And this was not theoretical for Paul. He actually appealed to the provisions of Roman law to protect himself from physical mistreatment (Acts 22:25). Likewise, our local civil authorities are instituted by God to restrain evil and provide protection for the vulnerable. They don’t always do this perfectly, but nonetheless, God raised them up to do what the church cannot do– bear the sword in order to protect the vulnerable, punish wrongdoers, and restrain societal evil. This includes responding to physical and sexual abuse.

In response to the fear that the church will be publicly maligned, pastors & counselors must ask which brings more shame upon Christ’s church, an incident of abuse that is properly reported, or an incident of abuse that is covered up? Which response better reflects the heart of the Good Shepherd to a watching world?

Standards of Care for Biblical Counselors

Not all biblical counselors are the same. I’m encouraged to see a strong and growing commitment to best practices on abuse response in the Biblical Counseling movement. However, some still reflect the unhealthy views and practices listed above. Before committing to meet with a biblical counselor, do your research on his or her approach to issues of abuse. Here are some questions to ask:

What is your policy on reporting abuse?  

Can you walk me through your standards of care for abuse victims?

Do you approach marriage counseling differently if there is past or present abuse in the marriage? If so, can you explain how you would approach it differently?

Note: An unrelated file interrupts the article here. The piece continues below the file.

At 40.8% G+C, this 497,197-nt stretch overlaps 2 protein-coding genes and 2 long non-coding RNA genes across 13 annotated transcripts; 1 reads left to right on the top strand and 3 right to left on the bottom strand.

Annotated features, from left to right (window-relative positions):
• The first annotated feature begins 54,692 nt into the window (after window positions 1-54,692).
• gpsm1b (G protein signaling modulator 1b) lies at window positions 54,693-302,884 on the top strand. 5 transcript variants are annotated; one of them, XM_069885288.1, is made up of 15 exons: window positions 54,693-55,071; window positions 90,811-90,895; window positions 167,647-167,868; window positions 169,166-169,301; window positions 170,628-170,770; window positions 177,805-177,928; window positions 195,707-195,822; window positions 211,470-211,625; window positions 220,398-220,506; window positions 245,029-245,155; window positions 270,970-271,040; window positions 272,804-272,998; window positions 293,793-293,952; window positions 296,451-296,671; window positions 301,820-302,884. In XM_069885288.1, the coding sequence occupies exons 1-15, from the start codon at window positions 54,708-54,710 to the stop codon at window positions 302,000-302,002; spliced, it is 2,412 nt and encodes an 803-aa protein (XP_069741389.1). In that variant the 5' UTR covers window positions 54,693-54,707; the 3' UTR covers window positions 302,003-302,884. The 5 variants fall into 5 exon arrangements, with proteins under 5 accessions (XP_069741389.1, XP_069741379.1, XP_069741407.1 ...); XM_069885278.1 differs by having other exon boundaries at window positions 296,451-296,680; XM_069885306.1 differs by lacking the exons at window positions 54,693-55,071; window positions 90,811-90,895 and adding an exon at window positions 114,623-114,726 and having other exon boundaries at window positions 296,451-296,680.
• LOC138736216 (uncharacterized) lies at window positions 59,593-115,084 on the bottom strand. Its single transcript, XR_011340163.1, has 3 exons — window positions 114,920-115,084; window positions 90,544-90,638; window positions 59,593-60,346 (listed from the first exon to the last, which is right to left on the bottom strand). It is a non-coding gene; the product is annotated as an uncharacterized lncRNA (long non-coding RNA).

Do you believe a wife should submit to the demands of an abusive husband?

At Anchored Hope mandatory reporting is built into our standards of care training. In addition, we provide monthly training for our counselors with experts in various fields of counseling, including abuse prevention & response and trauma care. Because our counselors are located around the US, they’re expected to know the reporting laws of their state, and the state of residence for their clients. When in doubt, a counselor is asked to follow the law of the state with the highest standard.

A Word to Pastors and Biblical Counselors.

First, know that I’m for you! You are on the front lines of caring for people, and it often gets messy. Second, I’m growing with you. When I was a younger pastor, I was not aware of abuse dynamics and was ill-equipped to respond well. I’m thankful for the people and resources that have helped me grow in this area. But like you, my growth is not finished. Here are five reminders that can help us all grow in our response to abuse:

  • Know your priorities.  In cases of abuse your first priority is to act to protect the vulnerable. This means taking immediate action to report any physical or sexual abuse you witness or learn of. This must come before engaging in the long and complicated work of restoring relationships. In training our counselors at Anchored Hope, I’ve used the following principle: when it comes to protecting the vulnerable, we act fast; when it comes to final decisions about family relationships, we take it slow.